College(s)Contact NameStatement Summary
College of Agriculture and Life Sciences
This course has been taught for many years using a team approach, with 2-4 faculty teaching sections pertaining to their specialty. In recent years, this has been David Lindbo teaching primarily soil factors in waste management and Rich McLaughlin teaching urban erosion and sediment control. With the departure of Dr. Lindbo, in 2016 the course will be taught by a combination of McLaughlin, Aziz Amoozegar, and Michael Vepraskas covering the topics in the syllabus, with a number of guest lecturers from consulting and government agencies. The current classroom and laboratory facilities, including the Lake Wheeler Field Laboratory, that have been used in the past will continue to be used.

The overall goal of the course is to introduce students to the range of common applications of soil science to prepare them for post-graduation employment.  These include the following subjects:


Soil Morphology: basic aspects as they relate to the use of soils for building or waste application


Wetland Delineation: using soil properties and characteristics to determine if the area would be classified as a wetland, which has implications for how the land can be used.


On-Site Wastewater: covering the basics of septic systems including waste properties, system components and functions, and design based on soil properties.


Land Application of Wastes: many waste products are applied to soils, including biosolids, animal waste, and industrial byproducts, and where and how they can be applied will be covered.


Land Evaluation: this will build on earlier material in determining appropriate land uses based on soils present.


Stormwater Management: how soil properties influence the range of approaches to managing stormwater for quantity and quality.


Erosion and Sediment Control: this will cover the basics of the erosion process and standard practices for managing erosion, sediment, and turbidity on construction sites.


Student Learning Outcomes

 Students who successfully complete this class will be able to:


1. Identify the influence of soil properties that affect potential land uses.


2. Evaluate relevant information and interpret it to provide advice on land use.


3. Identify the regulatory framework behind using soil properties to determine allowable land uses.


4. Apply soil testing information to evaluate their influence on the stormwater practices which are                   implemented on developed sites.


5. Identify the erosion, sediment, and turbidity control regulations and practices for construction sites and how     these are applied. 


Evaluation MethodWeighting/Points for EachDetails
Test60Three tests each worth 20% of grade for total of 60% of grade.
Quizzes14Quizzes, homework, and lab reports comprise 40% of grade, each weighted equally. One missed quiz, homework, or lab report, or the lowest grade, will be dropped from the average. Quizzes and homework assignments are done through Moodle.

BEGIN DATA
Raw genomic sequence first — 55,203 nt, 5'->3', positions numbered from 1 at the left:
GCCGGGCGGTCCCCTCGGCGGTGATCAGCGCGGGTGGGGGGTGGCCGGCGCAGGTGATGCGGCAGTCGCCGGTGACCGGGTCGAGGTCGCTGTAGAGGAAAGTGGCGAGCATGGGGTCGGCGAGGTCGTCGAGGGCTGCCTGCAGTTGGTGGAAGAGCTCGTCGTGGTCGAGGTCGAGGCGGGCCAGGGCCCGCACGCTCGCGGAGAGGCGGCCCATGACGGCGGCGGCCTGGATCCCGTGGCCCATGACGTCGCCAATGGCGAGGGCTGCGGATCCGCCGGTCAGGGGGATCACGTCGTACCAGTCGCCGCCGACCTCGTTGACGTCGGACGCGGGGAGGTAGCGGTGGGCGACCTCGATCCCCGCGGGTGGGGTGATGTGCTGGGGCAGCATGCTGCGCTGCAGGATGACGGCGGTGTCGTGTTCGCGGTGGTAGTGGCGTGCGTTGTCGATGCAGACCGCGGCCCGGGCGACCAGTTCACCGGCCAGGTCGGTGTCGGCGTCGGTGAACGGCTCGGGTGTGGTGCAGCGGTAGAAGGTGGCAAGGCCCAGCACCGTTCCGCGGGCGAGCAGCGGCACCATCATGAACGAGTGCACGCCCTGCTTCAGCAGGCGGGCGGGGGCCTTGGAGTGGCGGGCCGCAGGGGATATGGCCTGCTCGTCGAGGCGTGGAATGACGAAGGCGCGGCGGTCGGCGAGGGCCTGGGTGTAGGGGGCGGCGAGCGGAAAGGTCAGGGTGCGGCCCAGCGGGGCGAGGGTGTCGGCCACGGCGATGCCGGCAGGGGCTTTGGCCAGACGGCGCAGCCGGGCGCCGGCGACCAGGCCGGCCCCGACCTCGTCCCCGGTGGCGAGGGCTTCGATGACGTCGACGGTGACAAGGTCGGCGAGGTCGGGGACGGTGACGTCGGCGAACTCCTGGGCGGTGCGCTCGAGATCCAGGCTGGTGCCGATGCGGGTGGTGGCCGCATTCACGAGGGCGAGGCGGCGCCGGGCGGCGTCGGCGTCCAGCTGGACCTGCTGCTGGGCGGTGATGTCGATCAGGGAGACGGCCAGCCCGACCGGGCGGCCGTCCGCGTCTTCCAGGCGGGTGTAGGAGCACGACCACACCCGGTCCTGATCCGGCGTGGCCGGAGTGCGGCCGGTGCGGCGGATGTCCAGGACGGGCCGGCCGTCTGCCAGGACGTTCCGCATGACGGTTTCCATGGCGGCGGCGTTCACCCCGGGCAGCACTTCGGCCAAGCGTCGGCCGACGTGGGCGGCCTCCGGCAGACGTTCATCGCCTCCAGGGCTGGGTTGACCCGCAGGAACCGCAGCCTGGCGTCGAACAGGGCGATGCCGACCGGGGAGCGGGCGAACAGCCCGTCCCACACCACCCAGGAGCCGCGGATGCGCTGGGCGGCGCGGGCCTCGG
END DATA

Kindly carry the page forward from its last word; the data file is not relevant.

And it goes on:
Homework13Homework is usually either a reading assignment or a computer modeling exercise, with a report turned in a week after assignment.
Lab assignments13Each lab will require a report of either the activity or experimental results.
TopicTime Devoted to Each TopicActivity
Soil MorphologyWeek 1Basic introduction to important characteristics of soil related to land uses with a laboratory reviewing soil texture, color, and other classification methods.
Wetland DelineationWeek 2Using soil morphology to determine when and where soils are considered wetland types, with a field trip to conduct a soil survey for this purpose.
On-site wastewaterWeeks 3-4Types and characteristics of septic systems and where they are appropriate as determined by soil and ground water properties. Tour of examples systems at the Lake Wheeler Field Laboratory.
Land Application of WastesWeeks 5-6Types and characteristics of waste materials which are applied to land, and the regulations that govern those applications as limited by soil properties. Field trips to waste application sites and example training area at Lake Wheeler Field Lab.
Land EvaluationWeeks 7-8Determining potential land uses based on soil properties and other land characteristics. Siting houses and septic systems for optimal development. Soil surveying laboratory at LWFL.
Stormwater ManagementWeeks 9-10How soil properties and land development activities affect stormwater quantity and quality. Examples of many types of standard and new practices to detain/retain stormwater and how they are affected by soil properties. Field tours of a number of these practices on and off campus.
Erosion and Sediment ControlWeeks 11-15Fundamentals of erosion processes and its prevention. Standard practices for sediment control including runoff and sediment load designs. Models used to predict erosion and sediment losses. Methods to improve sediment control and to reduce suspended sediment using chemical flocculation. Laboratories on erosion using a rainfall simulator, sediment control, and the selection of flocculants, and a field trip to a construction site.
This class is intended to get the students ready for the "real world" before graduation. Through a combination of practical knowledge provided by the instructors and guest lecturers who are working in various applications of soil science, we hope to give the students an idea of some ways their education can be applied.
renutt (Thu, 22 Oct 2015 19:25:57 GMT): Rollback: Please view email from robin_clements@ncsu.edu regarding required edits.
svhoward (Thu, 18 Feb 2016 20:33:20 GMT): Rollback: Instructor Request
Key: 5034